The candle pattern statistics in Table A below show the amount of data used in this analysis, the type of data used, and various other pertinent statistics. All common stocks on the New York Stock Exchange, the Nasdaq market, and the American Stock Exchange were used over a 13-year period. Using stock data prior to late 1991 would distort the analysis because most data services did not provide open prices then. When I wrote the first edition of my book in 1992, I had to use mostly futures data since stock data with open price was rare. Any discrepancies in the summary statistics are because not all of those stocks traded for the full analysis period.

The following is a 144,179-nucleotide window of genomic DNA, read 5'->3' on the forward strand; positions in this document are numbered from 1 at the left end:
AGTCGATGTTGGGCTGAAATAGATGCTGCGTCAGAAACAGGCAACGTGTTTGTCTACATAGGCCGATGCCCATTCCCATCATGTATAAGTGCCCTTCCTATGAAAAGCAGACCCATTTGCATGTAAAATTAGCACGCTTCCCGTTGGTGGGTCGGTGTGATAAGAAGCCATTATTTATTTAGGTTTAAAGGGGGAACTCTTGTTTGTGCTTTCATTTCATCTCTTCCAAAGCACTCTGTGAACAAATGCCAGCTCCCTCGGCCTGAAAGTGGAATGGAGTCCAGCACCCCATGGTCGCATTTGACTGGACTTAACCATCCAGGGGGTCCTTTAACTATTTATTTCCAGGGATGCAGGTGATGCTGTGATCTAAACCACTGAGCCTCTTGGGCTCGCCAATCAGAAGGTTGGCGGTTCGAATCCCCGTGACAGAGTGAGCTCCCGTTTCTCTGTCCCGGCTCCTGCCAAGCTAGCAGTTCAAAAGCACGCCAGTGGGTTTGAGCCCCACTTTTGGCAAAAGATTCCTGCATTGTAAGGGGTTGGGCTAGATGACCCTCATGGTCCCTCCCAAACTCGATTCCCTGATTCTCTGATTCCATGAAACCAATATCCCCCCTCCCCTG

A total pattern frequency of slightly more than 11% equates to one candle pattern about every nine trading days, 8.69 to be exact. This represents a good frequency for daily analysis of stocks and futures. Reversal patterns occur about 40 more times often than continuation patterns. This too is important, as it indicates the reversal of a trend caused by changed positions in trading. In this analysis, there were 65 reversal patterns and 23 continuation patterns, which make reversal patterns account for about 74% of all patterns.
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